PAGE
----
The park's smaller lake:
If cities are often defined by their parks, Chapultepec did Mexico City proud. In the best of worlds, it would have been great to have had more time to sit a spell admiring the lakes and meander along the beautiful waking paths, lakes, discover all its museums and the zoo. But we had limited time and needed to be content with the time to enjoy what we could.
I loved seeing the amusing and lighthearted sculptures as we strolled toward the National Museum of Anthropology located at the edge of the park. 

A giant statue of a rain deity, likely Tlaloc, stood near the museum's entrance.
The vast museum, inaugurated in 1964, was the setting for a world-renowned collection of Mexico's pre-Columbian cultures. The entrance was below grade so we went up a gently sloping stairway to a large concrete entrance patio. 
I wondered again about the significance was of the eagle and serpent sculpture.
Entering the building we were greeted by a large, central patio which was almost covered by a long canopy balanced on a 36-foot high pillar/water fountain which had interesting bas reliefs of Europe and ancient Mexican civilizations. The canopy was considered to be the largest concrete structure in the world supported by a single pillar! All the exhibition rooms were off the patio and arranged by the civilizations and eras of Mexican history. We soon discovered each one of the twenty-two galleries was as big as any small town museum! 


The first hall, Populating the Americas, contained a reproduction at almost full size of the Painted Cave from Baja California, one of the most important ceremonial centers featuring cave art in northern Mexico. Its designs showed groups of hundreds of animals associated with special figures and women indicating fertility rites.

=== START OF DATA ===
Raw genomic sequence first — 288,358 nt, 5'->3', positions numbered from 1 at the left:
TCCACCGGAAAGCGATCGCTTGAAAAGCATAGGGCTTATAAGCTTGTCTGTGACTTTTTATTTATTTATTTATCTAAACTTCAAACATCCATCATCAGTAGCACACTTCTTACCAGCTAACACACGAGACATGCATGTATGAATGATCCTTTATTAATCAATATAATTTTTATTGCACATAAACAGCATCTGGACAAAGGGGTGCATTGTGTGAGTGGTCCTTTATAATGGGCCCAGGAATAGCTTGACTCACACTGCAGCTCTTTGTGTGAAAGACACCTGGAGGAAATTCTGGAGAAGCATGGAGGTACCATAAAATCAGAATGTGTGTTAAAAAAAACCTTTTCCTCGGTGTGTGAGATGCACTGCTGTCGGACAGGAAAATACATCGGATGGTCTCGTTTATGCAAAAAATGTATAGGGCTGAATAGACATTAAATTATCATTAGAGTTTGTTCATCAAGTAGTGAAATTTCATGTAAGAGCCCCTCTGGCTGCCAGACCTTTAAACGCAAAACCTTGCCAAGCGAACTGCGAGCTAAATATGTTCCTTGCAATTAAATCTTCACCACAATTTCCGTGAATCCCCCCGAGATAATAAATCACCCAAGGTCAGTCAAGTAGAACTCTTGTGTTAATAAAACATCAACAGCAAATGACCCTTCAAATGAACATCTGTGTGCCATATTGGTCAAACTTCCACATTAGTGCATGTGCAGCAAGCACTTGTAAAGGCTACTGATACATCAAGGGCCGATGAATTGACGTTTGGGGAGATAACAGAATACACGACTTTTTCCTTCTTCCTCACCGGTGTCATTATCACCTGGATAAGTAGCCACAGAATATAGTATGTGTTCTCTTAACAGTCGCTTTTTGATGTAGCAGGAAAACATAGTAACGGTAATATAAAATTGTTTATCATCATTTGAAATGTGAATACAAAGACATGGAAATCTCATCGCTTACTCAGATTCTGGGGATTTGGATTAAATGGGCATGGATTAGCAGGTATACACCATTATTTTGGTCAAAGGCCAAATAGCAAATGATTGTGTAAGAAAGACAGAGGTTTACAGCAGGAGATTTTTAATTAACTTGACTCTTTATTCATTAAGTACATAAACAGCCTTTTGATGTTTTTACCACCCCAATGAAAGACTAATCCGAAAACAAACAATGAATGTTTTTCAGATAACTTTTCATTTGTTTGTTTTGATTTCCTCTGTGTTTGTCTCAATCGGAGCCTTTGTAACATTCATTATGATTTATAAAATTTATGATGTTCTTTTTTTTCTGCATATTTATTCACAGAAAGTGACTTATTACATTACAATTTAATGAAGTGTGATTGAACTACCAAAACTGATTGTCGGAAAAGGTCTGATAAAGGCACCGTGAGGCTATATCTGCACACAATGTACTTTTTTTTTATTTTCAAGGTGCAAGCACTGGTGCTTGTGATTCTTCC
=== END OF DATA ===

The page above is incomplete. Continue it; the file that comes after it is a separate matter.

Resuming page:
Settling the Americas: We knew from our fascinating trip to Ethiopia last year that evidence has shown the human species originated in Africa and then migrated across the globe with America to be the last continent to be populated. The first people to reach the so-called New World were Mongloid groups who ventured from the northeast of Asia across the Bering Strait during the ice ages when sea levels were low.

The continent's first inhabitants based their diet on hunting, plants, fishing and fruit gathering. While following the animals to be hunted, they unknowingly entered a continent that would be discovered in 1492 by Europeans who were unaware of its existence and of its inhabitants.
Scientists could tell from the bones that came to be known as 'Lucy' and found in Ethiopia that the young woman had lived until the age of 22. This exhibit brought back fond memories of seeing replicas of the famous early hominid Lucy in the National Museum in Addis Ababa, the capital. 
Exhibits in the Pre-classic Central Highlands Gallery focused on the period from approximately 2500 BC-100 AD and the transition from a nomadic hunting life to a more settled farming existence in Mexico's central highlands as the population grew. That resulted in the emergence of the earliest stratified societies.